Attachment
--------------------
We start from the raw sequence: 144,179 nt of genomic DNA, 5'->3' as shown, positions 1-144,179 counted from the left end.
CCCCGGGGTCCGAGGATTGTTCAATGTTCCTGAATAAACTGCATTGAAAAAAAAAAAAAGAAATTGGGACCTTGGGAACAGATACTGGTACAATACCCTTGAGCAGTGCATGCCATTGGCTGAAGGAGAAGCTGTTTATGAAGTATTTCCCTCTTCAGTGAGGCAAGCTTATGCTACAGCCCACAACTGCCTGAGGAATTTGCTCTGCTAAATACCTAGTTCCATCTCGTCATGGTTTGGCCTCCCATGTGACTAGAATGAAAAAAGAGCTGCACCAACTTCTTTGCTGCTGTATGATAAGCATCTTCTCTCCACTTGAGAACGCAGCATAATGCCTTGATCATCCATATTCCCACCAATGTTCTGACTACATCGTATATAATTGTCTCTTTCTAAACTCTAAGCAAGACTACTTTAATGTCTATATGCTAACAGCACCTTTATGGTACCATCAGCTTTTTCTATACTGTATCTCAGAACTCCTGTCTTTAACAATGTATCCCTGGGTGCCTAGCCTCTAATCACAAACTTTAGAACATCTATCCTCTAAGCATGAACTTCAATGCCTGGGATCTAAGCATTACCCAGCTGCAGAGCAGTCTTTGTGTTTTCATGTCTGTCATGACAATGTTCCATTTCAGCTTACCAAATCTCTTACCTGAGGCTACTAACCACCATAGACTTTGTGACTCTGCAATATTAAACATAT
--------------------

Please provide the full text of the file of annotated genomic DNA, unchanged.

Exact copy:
We start from the raw sequence: 144,179 nt of genomic DNA, 5'->3' as shown, positions 1-144,179 counted from the left end.
CCCCGGGGTCCGAGGATTGTTCAATGTTCCTGAATAAACTGCATTGAAAAAAAAAAAAAGAAATTGGGACCTTGGGAACAGATACTGGTACAATACCCTTGAGCAGTGCATGCCATTGGCTGAAGGAGAAGCTGTTTATGAAGTATTTCCCTCTTCAGTGAGGCAAGCTTATGCTACAGCCCACAACTGCCTGAGGAATTTGCTCTGCTAAATACCTAGTTCCATCTCGTCATGGTTTGGCCTCCCATGTGACTAGAATGAAAAAAGAGCTGCACCAACTTCTTTGCTGCTGTATGATAAGCATCTTCTCTCCACTTGAGAACGCAGCATAATGCCTTGATCATCCATATTCCCACCAATGTTCTGACTACATCGTATATAATTGTCTCTTTCTAAACTCTAAGCAAGACTACTTTAATGTCTATATGCTAACAGCACCTTTATGGTACCATCAGCTTTTTCTATACTGTATCTCAGAACTCCTGTCTTTAACAATGTATCCCTGGGTGCCTAGCCTCTAATCACAAACTTTAGAACATCTATCCTCTAAGCATGAACTTCAATGCCTGGGATCTAAGCATTACCCAGCTGCAGAGCAGTCTTTGTGTTTTCATGTCTGTCATGACAATGTTCCATTTCAGCTTACCAAATCTCTTACCTGAGGCTACTAACCACCATAGACTTTGTGACTCTGCAATATTAAACATAT